Scholar Fills Void, Publishes First Textbook on Old Khmer
By | December 2, 2013

Ever since the first French researchers came across inscriptions in Old Khmer on Angkorian monuments, foreign and Cambodian scholars have studied those texts and published specialized works on the subject.

But until now, there has been no textbook available for people who wanted to learn the basics of the version of Khmer that was spoken from the 6th through the 14th centuries.

Aware of this void, scholar Ang Choulean has spent the past few years developing such a book. The result is a 280-page publication entitled “Old Khmer Textbook,” which was released Sunday.

An ethnologist specializing in Cambodian rituals and traditions who was awarded Japan’s Fukuoka Grand Prize in 2011, Mr. Choulean first studied Old Khmer in the late 1980s and early 1990s in Paris, and spent the following decades reading academic works on the topic.

Since 2007, he has taught Old Khmer to archaeology students at the Royal University of Fine Arts, and run Old Khmer workshops for the staff of Apsara Authority, the government agency managing Angkor Archaeological park. He is also an adviser to Bun Narith, the director-general of Apsara.

“It’s teaching that has helped… become aware of the difficulties” that students face in learning Old Khmer, Mr. Choulean said. “To write a textbook, you’re not allowed to insert personal opinions or theories…it must be straightforward, with you serving as a conduit for the information.”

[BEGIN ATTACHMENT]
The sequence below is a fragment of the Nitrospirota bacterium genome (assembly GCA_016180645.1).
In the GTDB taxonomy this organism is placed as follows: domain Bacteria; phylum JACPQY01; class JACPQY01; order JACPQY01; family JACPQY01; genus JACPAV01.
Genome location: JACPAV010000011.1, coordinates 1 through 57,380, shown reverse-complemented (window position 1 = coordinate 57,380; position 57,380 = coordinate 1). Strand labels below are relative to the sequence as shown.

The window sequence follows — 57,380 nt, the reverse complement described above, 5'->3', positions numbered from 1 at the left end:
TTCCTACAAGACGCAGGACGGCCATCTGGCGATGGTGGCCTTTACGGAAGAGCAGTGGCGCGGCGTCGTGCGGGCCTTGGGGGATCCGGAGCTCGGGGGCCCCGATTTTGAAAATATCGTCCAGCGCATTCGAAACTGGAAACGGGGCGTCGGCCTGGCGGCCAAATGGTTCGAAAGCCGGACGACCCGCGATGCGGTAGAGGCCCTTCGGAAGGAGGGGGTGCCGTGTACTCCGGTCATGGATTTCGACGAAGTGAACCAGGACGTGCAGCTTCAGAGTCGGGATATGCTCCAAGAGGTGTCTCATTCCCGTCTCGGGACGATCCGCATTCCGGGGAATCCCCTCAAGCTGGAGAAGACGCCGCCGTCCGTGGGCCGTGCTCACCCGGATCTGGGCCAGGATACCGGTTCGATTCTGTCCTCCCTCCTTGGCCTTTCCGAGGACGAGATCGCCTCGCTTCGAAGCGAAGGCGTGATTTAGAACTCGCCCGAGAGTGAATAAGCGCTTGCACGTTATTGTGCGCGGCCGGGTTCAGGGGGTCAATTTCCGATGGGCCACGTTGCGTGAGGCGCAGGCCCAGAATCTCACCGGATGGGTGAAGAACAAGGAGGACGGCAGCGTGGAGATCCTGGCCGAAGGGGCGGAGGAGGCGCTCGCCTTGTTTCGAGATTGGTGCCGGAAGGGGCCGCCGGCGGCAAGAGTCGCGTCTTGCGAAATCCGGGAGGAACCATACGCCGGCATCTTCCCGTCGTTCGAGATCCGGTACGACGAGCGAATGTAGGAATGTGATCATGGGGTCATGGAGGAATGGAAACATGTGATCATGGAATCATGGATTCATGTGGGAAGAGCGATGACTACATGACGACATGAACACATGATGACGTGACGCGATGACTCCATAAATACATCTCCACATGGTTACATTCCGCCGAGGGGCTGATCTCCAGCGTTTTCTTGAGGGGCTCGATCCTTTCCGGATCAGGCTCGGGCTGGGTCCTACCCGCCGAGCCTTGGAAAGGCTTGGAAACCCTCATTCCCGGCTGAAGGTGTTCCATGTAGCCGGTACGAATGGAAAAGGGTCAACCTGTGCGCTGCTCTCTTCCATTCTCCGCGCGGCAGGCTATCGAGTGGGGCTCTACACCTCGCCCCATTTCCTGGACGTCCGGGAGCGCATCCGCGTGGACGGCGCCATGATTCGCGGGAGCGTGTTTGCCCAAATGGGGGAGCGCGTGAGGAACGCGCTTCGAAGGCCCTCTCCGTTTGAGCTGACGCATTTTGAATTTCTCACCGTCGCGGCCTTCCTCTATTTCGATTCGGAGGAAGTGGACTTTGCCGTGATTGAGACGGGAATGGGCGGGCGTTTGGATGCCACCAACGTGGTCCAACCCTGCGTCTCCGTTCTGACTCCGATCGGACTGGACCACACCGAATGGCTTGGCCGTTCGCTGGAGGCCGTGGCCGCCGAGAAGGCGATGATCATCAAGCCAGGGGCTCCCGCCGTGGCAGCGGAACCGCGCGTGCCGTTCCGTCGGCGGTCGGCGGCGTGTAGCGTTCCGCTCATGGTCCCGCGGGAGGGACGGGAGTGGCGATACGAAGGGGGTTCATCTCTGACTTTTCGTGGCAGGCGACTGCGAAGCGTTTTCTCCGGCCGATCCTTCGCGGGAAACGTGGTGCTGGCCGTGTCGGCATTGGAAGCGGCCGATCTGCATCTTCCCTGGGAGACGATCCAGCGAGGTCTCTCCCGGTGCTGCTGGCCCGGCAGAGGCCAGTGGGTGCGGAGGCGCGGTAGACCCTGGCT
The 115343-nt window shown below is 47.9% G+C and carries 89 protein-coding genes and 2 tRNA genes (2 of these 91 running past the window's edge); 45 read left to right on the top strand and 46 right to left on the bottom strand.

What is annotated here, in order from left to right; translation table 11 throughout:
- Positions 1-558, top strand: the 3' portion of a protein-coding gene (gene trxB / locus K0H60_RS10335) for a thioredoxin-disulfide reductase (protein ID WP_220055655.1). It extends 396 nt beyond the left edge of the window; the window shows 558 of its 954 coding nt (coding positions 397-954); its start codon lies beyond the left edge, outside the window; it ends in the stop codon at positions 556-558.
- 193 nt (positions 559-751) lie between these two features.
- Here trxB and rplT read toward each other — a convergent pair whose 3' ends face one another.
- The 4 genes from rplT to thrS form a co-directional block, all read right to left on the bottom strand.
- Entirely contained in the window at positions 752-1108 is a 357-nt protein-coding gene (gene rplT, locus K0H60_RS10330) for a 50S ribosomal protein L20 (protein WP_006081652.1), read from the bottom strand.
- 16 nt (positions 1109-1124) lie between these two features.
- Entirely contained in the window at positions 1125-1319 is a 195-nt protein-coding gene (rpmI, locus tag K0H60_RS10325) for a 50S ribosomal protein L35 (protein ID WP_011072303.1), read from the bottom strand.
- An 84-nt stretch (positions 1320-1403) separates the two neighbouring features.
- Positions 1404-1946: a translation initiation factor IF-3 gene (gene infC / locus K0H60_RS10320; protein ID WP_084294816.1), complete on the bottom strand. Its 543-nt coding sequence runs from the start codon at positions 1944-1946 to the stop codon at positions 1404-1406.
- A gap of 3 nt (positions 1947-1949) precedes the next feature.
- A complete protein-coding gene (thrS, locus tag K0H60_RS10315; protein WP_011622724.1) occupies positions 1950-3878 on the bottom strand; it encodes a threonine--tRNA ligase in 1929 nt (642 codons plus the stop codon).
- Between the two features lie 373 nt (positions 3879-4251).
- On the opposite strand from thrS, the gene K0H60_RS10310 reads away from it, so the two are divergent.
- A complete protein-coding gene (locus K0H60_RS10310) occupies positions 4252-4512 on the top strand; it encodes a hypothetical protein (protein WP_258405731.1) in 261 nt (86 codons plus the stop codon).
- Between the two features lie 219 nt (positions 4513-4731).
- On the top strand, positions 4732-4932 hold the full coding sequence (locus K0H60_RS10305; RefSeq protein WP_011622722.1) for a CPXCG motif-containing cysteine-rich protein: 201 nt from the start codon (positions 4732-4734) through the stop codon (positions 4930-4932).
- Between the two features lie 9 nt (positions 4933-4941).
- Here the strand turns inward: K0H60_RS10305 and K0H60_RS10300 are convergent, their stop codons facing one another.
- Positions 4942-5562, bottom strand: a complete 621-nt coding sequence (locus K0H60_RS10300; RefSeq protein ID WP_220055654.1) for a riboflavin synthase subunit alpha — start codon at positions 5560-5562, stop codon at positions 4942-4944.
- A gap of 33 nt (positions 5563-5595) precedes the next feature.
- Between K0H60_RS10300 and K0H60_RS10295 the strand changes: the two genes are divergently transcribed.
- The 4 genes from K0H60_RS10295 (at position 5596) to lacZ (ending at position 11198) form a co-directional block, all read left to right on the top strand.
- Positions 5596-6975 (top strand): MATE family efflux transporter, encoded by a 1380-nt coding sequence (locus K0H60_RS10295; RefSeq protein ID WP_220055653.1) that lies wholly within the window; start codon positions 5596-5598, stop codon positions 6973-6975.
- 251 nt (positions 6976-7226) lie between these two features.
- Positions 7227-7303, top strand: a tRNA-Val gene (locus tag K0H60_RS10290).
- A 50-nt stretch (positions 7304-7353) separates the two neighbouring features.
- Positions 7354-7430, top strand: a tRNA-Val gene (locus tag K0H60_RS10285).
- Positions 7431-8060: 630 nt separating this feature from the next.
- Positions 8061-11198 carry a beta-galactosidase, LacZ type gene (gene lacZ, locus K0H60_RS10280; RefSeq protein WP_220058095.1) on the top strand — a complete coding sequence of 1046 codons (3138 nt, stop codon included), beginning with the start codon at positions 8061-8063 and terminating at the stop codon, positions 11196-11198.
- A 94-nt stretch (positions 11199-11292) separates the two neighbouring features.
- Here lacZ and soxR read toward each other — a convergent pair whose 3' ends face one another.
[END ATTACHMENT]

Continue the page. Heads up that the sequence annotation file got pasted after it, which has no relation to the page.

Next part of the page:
The book’s publication was funded by Heritage Watch, an organization involved in the protection of Cambodia’s archaeological sites. “As Cambodia’s heritage melts away, it is important to protect it at a faster pace,” said Heritage Watch board member Joyce Clark.

The textbook’s release is part of the formal launch of the organization Yosothor. Named after the original moniker of Angkor’s capital, this group headed by Mr. Choulean has operated informally for several years, its members consisting of students, teachers and researchers in the social sciences who have run the Khmer-language website Khmer Renaissance since 2005.

Their goal is to make social science research accessible and interesting to the general public, said Siyonn Sophearith, a lecturer in art history and Cambodian history. “We aim to help provide an understanding of Khmer culture” for people of all ages, he said. The website has so far posted more than 320 short articles, using scores of illustrations to make them more appealing.

The group has also published since 2000 the annual scholarly publication Udaya, which, starting with its 11th issue in January, will be posted online. Both the website and Udaya are funded by the organization Friends of Khmer Culture, which provides resources for Cambodian students who have limited research tools available to them.

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